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    ...
    if (b < 13)
    {
        r = main(2, b + 1, 0);
    }
    ...

    ...
    r = main(2, 2, 0);
    ...

12) Implement a Stand-Alone Recursive Function

The entire algorithm so far uses the single “main” function in an unusual recursive manner. After the last of the twelve changes, the main function looks like a standard C main function and there’s a separate local-scope (static) recursive function which, in time-honoured programmer’s tradition, is called “foo”. This gives the final complete sample after all twelve changes:

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#include 

static const char *CIPHER =
    /*
    * Substitution cipher:
    * Replace '!' with '\n'
    * Replace 'e' with 'u'
    * ...
    * Replace ':' with 'y'
    */
     "!ek;dc i@bK'(q)-[w]*%n+r3#l,{}:"
    "\nuwloca-O;m .vpbks,fxntdCeghiry";

static const char *LYRICS =
    "@n'+,#'/"  /* On the */
    "*{}w+/"    /* first */
    "w#cdnr/"   /* second */
    "+,{}r/"    /* third */
    "*de}+,/"   /* fourth */
    "*{*+,/"    /* fifth */
    "w{%+,/"    /* sixth */
    "w#q#n+,/"  /* seventh */
    "#{l+,/"    /* eighth */
    "n{n+,/"    /* ninth */
    "+#n+,/"    /* tenth */
    "#;#q#n+,/" /* eleventh */
    "+k#;*+,/"  /* twelfth */

    /* day of Christmas my true love gave to me\n */
    "'r :'d*'3,}{w+K w'K:'+}e#';dq#'l q#'+d'K#!/"

    /* twelve drummers drumming, */
    "+k#;q#'r}eKK#}w'r}eKK{nl]'/"

    /* eleven pipers piping, */
    "#;#q#n'){)#}w'){){nl]'/"

    /* ten lords a-leaping,\n */
    "+#n';d}rw' i;# ){nl]!/"

    /* nine ladies dancing, */
    "n{n#'; r{#w'r nc{nl]'/"

    /* eight maids a-milking, */
    "#{l,+'K {rw' iK{;[{nl]'/"

    /* seven swans a-swimming,\n */
    "w#q#n'wk nw' iwk{KK{nl]!/"

    /* six geese a-laying, */
    "w{%'l##w#' i; :{nl]'/"

    /* five gold rings;\n */
    "*{q#'ld;r'}{nlwb!/"

    /* four calling birds, */
    "*de}'c ;;{nl'-{}rw]'/"

    /* three french hens, */
    "+,}##'*}#nc,',#nw]'/"

    /* two turtle doves\nand */
    "+kd'+e}+;#'rdq#w! nr'/"

    /* a partridge in a pear tree */
    " ') }+}{rl#'{n' ')# }'+}##(!!/";

static int foo(int t, int b, const char *a)
{
    int r;
    if (!0 < t)
    {
        if (t < 3)
        {
            foo(-79, -13, a + foo(-87, 1 - b, foo(-86, 0, a + 1) + a));
        }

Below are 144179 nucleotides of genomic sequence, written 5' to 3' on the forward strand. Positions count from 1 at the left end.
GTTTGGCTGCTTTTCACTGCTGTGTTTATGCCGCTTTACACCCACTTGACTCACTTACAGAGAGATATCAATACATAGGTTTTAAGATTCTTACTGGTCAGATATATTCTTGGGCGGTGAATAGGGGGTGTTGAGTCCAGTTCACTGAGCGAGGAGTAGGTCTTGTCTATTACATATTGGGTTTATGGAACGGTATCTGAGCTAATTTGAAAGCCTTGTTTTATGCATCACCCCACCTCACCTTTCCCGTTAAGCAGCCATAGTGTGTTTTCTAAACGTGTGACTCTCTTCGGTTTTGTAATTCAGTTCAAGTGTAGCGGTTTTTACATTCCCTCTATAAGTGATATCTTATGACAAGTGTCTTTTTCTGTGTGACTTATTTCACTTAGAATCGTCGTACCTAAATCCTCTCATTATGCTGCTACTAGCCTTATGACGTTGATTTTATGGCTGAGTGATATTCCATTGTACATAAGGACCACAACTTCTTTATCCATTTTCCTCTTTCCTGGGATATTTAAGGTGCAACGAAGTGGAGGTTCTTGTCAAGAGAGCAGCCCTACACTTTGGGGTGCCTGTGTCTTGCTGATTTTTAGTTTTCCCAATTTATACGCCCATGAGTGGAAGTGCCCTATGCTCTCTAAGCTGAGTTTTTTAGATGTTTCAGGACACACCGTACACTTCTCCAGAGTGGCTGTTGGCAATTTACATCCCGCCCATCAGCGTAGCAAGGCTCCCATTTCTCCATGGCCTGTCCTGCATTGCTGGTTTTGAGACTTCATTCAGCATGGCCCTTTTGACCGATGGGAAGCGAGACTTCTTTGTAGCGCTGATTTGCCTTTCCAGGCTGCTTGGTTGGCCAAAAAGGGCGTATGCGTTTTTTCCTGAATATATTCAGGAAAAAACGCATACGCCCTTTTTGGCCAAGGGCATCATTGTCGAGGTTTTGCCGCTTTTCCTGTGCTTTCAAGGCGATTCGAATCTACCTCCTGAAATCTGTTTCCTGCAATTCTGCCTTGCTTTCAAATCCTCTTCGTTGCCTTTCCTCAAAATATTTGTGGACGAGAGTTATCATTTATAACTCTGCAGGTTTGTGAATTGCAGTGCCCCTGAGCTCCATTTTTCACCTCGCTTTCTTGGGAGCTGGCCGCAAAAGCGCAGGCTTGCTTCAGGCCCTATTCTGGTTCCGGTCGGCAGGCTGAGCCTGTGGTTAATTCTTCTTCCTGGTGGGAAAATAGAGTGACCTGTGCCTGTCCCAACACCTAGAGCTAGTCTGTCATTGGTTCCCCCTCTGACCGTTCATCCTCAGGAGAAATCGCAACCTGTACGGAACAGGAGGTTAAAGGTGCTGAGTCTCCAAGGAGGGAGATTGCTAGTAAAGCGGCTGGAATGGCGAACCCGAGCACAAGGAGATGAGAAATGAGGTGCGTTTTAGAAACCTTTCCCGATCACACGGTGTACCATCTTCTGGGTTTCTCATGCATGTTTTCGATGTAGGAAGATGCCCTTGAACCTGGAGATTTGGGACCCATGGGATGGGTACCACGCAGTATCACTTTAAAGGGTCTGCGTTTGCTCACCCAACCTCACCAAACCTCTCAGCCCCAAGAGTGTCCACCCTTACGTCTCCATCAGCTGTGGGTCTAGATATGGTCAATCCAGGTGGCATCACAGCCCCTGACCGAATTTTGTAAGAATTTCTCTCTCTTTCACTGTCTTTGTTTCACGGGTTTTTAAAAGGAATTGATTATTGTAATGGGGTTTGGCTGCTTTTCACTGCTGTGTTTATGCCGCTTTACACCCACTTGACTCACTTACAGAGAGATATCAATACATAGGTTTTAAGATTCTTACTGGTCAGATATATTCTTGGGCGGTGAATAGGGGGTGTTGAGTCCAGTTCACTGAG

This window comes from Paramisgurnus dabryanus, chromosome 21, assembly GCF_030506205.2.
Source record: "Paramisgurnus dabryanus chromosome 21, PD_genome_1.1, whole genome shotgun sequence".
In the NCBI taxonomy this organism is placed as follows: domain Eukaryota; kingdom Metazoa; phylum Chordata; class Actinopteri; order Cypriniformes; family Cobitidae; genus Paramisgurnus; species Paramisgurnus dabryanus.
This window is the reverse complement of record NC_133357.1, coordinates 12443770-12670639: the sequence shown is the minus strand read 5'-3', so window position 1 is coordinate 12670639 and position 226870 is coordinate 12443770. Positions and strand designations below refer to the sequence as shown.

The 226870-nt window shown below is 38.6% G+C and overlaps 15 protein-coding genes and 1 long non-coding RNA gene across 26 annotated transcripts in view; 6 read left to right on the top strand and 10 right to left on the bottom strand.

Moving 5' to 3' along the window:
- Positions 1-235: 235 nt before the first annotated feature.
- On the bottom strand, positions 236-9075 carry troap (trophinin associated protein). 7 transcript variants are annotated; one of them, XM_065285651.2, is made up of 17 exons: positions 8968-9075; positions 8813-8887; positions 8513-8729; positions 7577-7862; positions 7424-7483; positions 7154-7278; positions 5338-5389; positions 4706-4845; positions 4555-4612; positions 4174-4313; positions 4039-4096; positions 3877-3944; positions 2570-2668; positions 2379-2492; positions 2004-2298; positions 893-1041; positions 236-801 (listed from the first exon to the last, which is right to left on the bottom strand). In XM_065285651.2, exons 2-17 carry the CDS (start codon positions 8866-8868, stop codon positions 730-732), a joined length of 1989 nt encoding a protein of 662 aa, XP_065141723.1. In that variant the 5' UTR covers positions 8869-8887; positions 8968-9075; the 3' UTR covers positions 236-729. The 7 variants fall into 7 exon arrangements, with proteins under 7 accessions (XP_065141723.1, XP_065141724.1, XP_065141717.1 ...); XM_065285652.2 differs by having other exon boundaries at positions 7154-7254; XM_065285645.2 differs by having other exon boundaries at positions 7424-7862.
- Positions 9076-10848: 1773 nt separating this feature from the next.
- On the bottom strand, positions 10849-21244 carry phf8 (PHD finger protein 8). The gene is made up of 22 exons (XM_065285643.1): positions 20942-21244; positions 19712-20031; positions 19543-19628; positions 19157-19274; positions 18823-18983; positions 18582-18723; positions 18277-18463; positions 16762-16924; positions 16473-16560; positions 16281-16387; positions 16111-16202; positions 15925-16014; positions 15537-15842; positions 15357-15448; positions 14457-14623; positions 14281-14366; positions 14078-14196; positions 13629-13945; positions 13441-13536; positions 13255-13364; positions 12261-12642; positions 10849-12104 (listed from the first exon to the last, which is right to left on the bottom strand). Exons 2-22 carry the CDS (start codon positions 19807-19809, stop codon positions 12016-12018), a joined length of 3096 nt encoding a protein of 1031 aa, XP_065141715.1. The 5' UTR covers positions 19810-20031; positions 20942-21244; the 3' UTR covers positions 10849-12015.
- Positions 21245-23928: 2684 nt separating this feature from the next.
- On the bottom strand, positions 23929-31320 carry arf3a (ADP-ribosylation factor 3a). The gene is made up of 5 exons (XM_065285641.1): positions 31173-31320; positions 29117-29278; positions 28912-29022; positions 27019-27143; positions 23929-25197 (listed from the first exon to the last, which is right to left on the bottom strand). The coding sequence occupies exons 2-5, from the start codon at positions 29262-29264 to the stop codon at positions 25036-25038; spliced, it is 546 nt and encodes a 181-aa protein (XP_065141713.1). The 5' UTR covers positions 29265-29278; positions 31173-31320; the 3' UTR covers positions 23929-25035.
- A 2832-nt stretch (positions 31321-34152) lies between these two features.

if (t < b)
        {
            foo(t + 1, b, a);
        }
        if (foo(-94, -27 + t, a) && (t == 2))
        {
            if (b < 13)
            {
                r = foo(2, b + 1, 0);
            }
            else
            {
                r = 9;
            }
        }
        else
        {
            r = 16;
        }
    }
    else
    {
        if (t < 0)
        {
            if (t < -72)
            {
                r = foo(b, t, LYRICS);
            }
            else
            {
                if (t < -50)
                {
                    if (b == *a)
                    {
                        r = putchar(a[31]);
                    }
                    else
                    {
                        r = foo(-65, b, a + 1);
                    }
                }
                else
                {
                    r = foo((*a == '/') + t, b, a + 1);
                }
            }
        }
        else
        {
            if (0 < t)
            {
                r = foo(2, 2, 0);
            }
            else
            {
                r = ((*a == '/') || (foo(0, foo(-61, *a, CIPHER), a + 1)));
            }
        }
    }
    return r;
}

int main(int argc, char *argv[])
{
    return foo(1, 0, 0);
}

There are plenty of changes that could still be made to improve readability, such as more comments and replacing the recursive algorithm with iterative loops… but I’ve made my promised twelve improvements, leaving you with plenty of opportunity to make some of your own.





[1] At the time of writing this blog, the original code can be found on the International Obfuscated C Code Contest website on the “Winning Entries” web page, listed as “phillipps.c” under the 1988 sub-heading.